Several bidders stated they presumed their participation would remain anonymous, and they would not have participated had they known their identities and purchases would be disclosed. For example, one bidder stated, "When I registered for the auction, it was with [the] full expectation that my personal info would remain confidential, as with any other auction. I expect the auctioneers to continue to honor that completely reasonable expectation." Another bidder noted that the use of paddle numbers led him to believe his identity would be protected. In general, these bidders feared that disclosing their home addresses along with the fact that they were collectors would put them at risk of burglary and identity theft.

BCPO filed a motion to restrict plaintiff's use of the requested records, although the record does not include BCPO's notice of motion or form of order indicating the precise relief sought.7 Plaintiff opposed the motion, which he described as a request for a "prior restraint" on his ability to disseminate and comment on the records.

Plaintiff's certification described his motivation for seeking the successful bidders' records. He believed BCPO "knew or should have known" that the auctioned items were "bogus" and he wanted "the public to scrutinize the activities of [BCPO]." He claimed that the County Prosecutor and Puccio made false statements in connection with the auction, and also suspected that successful bidders wanted to remain anonymous because they had resold inauthentic items.

After oral argument on June 10, 2015, the court granted plaintiff's demand for disclosure, and denied BCPO's motion to restrict plaintiff's use of the records. The court found that, although the records did not fall within any explicit exemption under OPRA, the "information could implicate a privacy interest." However, finding that bidders' names and addresses could be "easily obtained" on the internet or in the Yellow Pages, the court concluded any privacy interest was "very limited." Applying the factors set forth in Burnett, supra, the court found that the bidders' privacy interests were substantially outweighed by plaintiff's interest in disclosure.8 The court found that bidders should have realized Caspert was acting on behalf of BCPO, noting that Caspert's website stated that the auction was conducted "by order of the Bergen County Prosecutor."9 The court also found that disclosure would be compelled under the common law, although the court did not expressly apply the factors set forth in Loigman v. Kimmelman, 102 N.J. 98, 108 (1986).

In denying BCPO's motion to restrict plaintiff's use, the court noted the absence of any authority, in OPRA or elsewhere, for restricting plaintiff's use or dissemination. The court also declined to find that plaintiff was "prone to 'misuse' the information that he seeks simply because his behavior in the past might have been unfavorable."10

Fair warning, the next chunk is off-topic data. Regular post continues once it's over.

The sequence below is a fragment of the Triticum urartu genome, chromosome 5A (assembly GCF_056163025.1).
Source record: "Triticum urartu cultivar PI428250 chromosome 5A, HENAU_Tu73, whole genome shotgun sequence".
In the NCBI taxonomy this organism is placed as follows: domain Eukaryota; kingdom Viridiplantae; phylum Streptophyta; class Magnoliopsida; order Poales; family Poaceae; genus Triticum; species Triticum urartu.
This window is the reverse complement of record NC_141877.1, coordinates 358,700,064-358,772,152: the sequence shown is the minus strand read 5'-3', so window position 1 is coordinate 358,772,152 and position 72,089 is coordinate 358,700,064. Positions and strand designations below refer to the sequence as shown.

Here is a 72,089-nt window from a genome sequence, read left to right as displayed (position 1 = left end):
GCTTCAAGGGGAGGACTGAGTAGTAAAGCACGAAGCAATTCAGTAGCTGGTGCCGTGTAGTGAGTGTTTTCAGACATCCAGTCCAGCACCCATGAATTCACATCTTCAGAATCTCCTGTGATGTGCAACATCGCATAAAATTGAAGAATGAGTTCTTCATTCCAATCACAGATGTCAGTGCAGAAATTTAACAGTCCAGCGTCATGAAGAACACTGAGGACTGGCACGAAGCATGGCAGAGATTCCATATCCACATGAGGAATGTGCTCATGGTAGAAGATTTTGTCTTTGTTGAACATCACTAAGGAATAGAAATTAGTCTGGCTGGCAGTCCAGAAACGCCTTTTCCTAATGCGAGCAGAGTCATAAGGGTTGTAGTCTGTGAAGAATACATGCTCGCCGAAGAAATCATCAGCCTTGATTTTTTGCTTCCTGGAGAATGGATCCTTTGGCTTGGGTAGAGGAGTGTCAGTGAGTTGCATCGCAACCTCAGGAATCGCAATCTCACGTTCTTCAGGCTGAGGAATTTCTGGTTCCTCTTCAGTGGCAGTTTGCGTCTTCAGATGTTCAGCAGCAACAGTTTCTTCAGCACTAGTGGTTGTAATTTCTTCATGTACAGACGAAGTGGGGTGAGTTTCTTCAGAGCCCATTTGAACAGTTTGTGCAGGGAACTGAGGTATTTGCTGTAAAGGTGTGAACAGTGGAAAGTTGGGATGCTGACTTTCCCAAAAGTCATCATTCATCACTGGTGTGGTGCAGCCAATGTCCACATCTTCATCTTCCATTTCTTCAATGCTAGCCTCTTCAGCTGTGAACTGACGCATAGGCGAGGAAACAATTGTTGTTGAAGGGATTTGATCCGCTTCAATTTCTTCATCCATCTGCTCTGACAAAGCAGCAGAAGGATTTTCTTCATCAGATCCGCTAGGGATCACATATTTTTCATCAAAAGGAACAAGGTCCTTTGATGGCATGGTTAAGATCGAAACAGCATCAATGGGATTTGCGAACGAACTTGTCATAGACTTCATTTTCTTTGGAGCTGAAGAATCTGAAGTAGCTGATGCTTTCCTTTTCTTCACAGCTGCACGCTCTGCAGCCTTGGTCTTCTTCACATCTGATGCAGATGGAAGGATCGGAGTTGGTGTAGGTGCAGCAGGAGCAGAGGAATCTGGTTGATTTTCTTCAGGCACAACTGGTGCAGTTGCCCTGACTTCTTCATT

BCPO presents the following points for our review





A. OPRA and the Right to Privacy in New Jersey and Balancing Tests.

B. Federal Right to Privacy and Balancing Tests.

C. Privacy as a Bi-Lateral Construct of Informational Privacy and Anonymity.






We begin with our analysis under OPRA. We exercise de novo review of the trial court's decision regarding whether OPRA requires disclosure of publicly held records. K.L. v. Evesham Twp. Bd. of Educ., 423 N.J. Super.337, 349 (App. Div. 2011), certif. denied, 210 N.J.108 (2012). We first examine whether the requested records are protected from disclosure by OPRA's privacy clause, and then briefly discuss the right to access under common law.


OPRA provides a broad right of access to government records, and limitations on that right "shall be construed in favor of the public's right of access." N.J.S.A. 47:1A-1. "OPRA's clear purpose . . . is 'to maximize public knowledge about public affairs in order to ensure an informed citizenry and to minimize the evils inherent in a secluded process.'" Educ. Law Ctr. v. N.J. Dep't of Educ., 198 N.J. 274, 284 (2009) (quoting Mason v. City of Hoboken, 196 N.J. 51, 64 (2008)). Generally, government records are subject to public access unless exempt. N.J.S.A. 47:1A-1. The public agency bears the burden to demonstrate authority for denying access. N.J.S.A. 47:1A-6.11

The Governor may exempt government records from disclosure by executive order. N.J.S.A. 47:1A-1. Executive Order No. 21 (McGreevey) protected individuals' home addresses from disclosure

In order to effectuate the legislative directive that a public governmental agency has the responsibility and the obligation to safeguard from public access a citizen's personal information with which it has been entrusted, an individual's home address and home telephone number, as well as his or her social security number, shall not be disclosed by a public agency at any level of government to anyone other than a person duly authorized by this State or the United States, except as otherwise provided by law, when essential to the performance of official duties, or when authorized by a person in interest.

[Executive Order No. 21 (McGreevey), 3 (emphasis added).]

Thereafter, the Governor rescinded the exemption of home addresses with Executive Order No. 26, and instead asked the Privacy Study Commission to study whether home addresses should be exempt. Executive Order No. 26 (McGreevey), 5.